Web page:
When Thelma and Louise wants to, it can be gorgeous movie. As in Bonnie and Clyde or McCabe & Mrs. Miller, a pair of similarly unconventional “and” movies taking place to the west of the Mississippi, the land is crucial. Thelma and Louise invites comparisons to Bonnie and Clyde through the name and through the one-sentence plot synopsis, but there are strong connections to the earth itself. In both movies it is arid except when it ain’t. Dust spills everywhere and a car can be seen miles away because of the trail it leaves. The wind blows but never quite howls. Mountains rise up in the distance and disappear in the blink of a cut. The Grand Canyon, where the chase memorably ends (even if it’s not actually the Grand Canyon, not even a little bit) is the only fitting place where this rambling southwestern story could come to a close. It has something in common with our heroines; it used to be nothing special at all, but give it some time and outside pressure and it becomes, in the most literal sense of the world, awesome.
3) Apollo 13 (1995), directed by Ron Howard
“I’ll be walking in a place where there’s 400 degrees difference between sunlight and shadow,” Jim Lovell (Tom Hanks) says to a team of reporters interviewing him before he and his crew leave Earth. “I can’t imagine ever topping that.” Memorably, he doesn’t quite get that far; he has to stay in the lunar module for the majority of his voyage from the Earth to the Moon and back again. Meanwhile, back in Houston, mission control – in their own characteristic setting, a massive room with fluorescent lighting and rows of computer terminals and a bunch of white guys in white shirts – tries to figure out how they’ll keep Lovell, Fred Haise (Bill Paxton), and Jack Swigert (Kevin Bacon) from dying gruesome deaths on their watch. Those two settings, along with the simulator where Ken Mattingly (Gary Sinise) and John Aaron (Loren Dean) try to figure out how to power up the command module with minimal electricity, dominate the meat of the movie. It is one of the most technical movie environments ever. Certainly Inception or Interstellar, to pick on Christopher Nolan, are more technical in the sense that the rules governing those movies are stringent and abstruse. But Apollo 13 requires only a small knowledge of physics to build drama, and makes up the difference with a MOCR (Mission Operations Control Room) and a lunar module interior that are filled to the brim with knobs, switches, and arguing people.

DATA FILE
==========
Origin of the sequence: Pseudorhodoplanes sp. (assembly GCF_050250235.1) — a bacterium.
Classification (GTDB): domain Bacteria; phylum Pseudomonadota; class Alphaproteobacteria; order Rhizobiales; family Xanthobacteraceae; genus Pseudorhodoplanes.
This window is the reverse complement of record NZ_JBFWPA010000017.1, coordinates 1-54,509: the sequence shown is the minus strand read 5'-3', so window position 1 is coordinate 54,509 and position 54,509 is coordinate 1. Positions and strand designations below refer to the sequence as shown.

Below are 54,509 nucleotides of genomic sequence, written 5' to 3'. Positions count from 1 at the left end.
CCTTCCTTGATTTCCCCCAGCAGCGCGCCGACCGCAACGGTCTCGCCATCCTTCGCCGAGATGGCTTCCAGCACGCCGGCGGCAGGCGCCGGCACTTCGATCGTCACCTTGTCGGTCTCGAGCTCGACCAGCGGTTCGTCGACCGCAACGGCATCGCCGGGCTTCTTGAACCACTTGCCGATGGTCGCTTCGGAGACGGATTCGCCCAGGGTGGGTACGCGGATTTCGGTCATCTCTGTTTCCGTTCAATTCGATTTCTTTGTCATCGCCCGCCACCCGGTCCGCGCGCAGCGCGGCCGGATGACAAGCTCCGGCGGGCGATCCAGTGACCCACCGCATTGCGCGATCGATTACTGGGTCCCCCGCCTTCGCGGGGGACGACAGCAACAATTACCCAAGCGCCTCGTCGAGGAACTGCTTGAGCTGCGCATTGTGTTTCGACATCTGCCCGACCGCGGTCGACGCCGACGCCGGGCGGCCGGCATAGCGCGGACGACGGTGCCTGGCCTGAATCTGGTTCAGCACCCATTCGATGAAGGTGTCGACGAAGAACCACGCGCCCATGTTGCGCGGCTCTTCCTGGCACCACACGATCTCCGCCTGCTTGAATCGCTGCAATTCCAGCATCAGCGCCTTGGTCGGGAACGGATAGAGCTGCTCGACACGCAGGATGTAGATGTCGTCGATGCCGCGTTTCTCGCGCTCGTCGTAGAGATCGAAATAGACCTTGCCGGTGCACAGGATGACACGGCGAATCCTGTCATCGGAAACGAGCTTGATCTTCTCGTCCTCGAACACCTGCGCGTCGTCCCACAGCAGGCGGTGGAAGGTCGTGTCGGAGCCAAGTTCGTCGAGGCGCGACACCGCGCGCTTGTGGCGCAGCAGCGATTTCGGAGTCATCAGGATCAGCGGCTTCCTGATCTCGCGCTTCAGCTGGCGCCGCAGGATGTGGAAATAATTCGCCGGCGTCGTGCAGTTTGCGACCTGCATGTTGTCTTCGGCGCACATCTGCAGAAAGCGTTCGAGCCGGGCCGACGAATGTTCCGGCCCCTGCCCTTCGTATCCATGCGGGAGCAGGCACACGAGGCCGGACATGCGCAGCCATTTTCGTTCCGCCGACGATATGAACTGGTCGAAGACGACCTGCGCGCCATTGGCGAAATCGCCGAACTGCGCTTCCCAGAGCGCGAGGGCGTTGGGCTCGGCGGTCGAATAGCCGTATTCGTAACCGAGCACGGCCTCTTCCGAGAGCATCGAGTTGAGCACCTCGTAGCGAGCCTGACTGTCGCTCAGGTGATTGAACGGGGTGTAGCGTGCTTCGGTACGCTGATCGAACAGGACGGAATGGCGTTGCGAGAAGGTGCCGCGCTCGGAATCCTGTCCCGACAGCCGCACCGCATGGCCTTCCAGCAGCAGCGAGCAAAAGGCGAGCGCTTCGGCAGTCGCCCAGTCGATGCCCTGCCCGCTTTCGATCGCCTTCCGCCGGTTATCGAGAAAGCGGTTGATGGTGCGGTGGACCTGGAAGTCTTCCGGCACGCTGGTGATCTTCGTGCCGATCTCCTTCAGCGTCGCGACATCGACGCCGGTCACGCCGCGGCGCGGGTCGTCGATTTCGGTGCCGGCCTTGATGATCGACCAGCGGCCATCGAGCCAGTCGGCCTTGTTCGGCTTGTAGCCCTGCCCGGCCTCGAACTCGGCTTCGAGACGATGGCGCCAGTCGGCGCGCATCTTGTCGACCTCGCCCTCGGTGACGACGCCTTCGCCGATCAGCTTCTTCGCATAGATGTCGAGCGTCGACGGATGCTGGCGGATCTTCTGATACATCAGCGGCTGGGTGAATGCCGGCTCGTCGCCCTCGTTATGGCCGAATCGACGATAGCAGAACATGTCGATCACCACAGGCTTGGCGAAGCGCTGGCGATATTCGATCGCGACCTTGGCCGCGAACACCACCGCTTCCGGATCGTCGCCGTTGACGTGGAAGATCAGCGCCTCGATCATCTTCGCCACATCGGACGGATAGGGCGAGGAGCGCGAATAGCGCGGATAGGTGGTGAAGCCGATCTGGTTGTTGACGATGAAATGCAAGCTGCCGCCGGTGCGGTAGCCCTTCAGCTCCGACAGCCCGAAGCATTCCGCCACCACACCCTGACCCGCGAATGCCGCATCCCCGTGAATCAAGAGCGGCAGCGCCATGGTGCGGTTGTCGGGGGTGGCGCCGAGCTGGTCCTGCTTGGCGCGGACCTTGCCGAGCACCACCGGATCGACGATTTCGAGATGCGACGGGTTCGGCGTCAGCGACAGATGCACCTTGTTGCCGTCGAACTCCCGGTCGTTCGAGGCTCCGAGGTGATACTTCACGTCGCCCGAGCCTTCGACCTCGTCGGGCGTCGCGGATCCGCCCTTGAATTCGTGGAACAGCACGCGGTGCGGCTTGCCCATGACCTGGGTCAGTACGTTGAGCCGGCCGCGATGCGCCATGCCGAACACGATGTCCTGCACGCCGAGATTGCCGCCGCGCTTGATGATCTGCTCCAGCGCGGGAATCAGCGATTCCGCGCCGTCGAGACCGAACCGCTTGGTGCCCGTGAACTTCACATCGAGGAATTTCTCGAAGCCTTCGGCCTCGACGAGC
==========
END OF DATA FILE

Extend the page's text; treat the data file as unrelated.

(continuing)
Apollo 13 occasionally cuts into space, in that relatively short distance between one rocky planet and its small rocky satellite, and we are reminded of the vastness outside the claustrophobic space where three men have to wait out the better part of a week, not knowing if it will be their last. Compared to space, the moon seems like a paradise. When they get close enough to the lunar surface that they can begin to see landmarks, formations, their landing site – all of it a sight that Lovell saw on Apollo 8 – Lovell begins to envision what it would have been like to step down onto the Moon. It’s the only scene of the movie (excepting the footage of Neil Armstrong stepping onto the lunar surface, which we see early on) to take place there, and it’s incredibly powerful. Much of the movie’s power is drawn from the ache of losing the opportunity of doing something which only a few people have ever done. (In real life, the astronauts turned their thoughts to “We’re fighting for our lives” a lot faster than that.) Lovell looks back at the Earth in that scene after having bounced on the moon a little and drawn the fingers of his gloves through the dust. James Horner’s score blares triumphantly and dolefully as he looks back home. Earth is so far away but seemingly so near, like a parent watching a child on the playground. The “lifeboat” that the three astronauts are in is a prison, not even powerful enough to save them on its own. What stands outside of it is the most fascinating, dream-worthy expanse known to humankind and the most unforgiving.
2) Avatar (2009), directed by James Cameron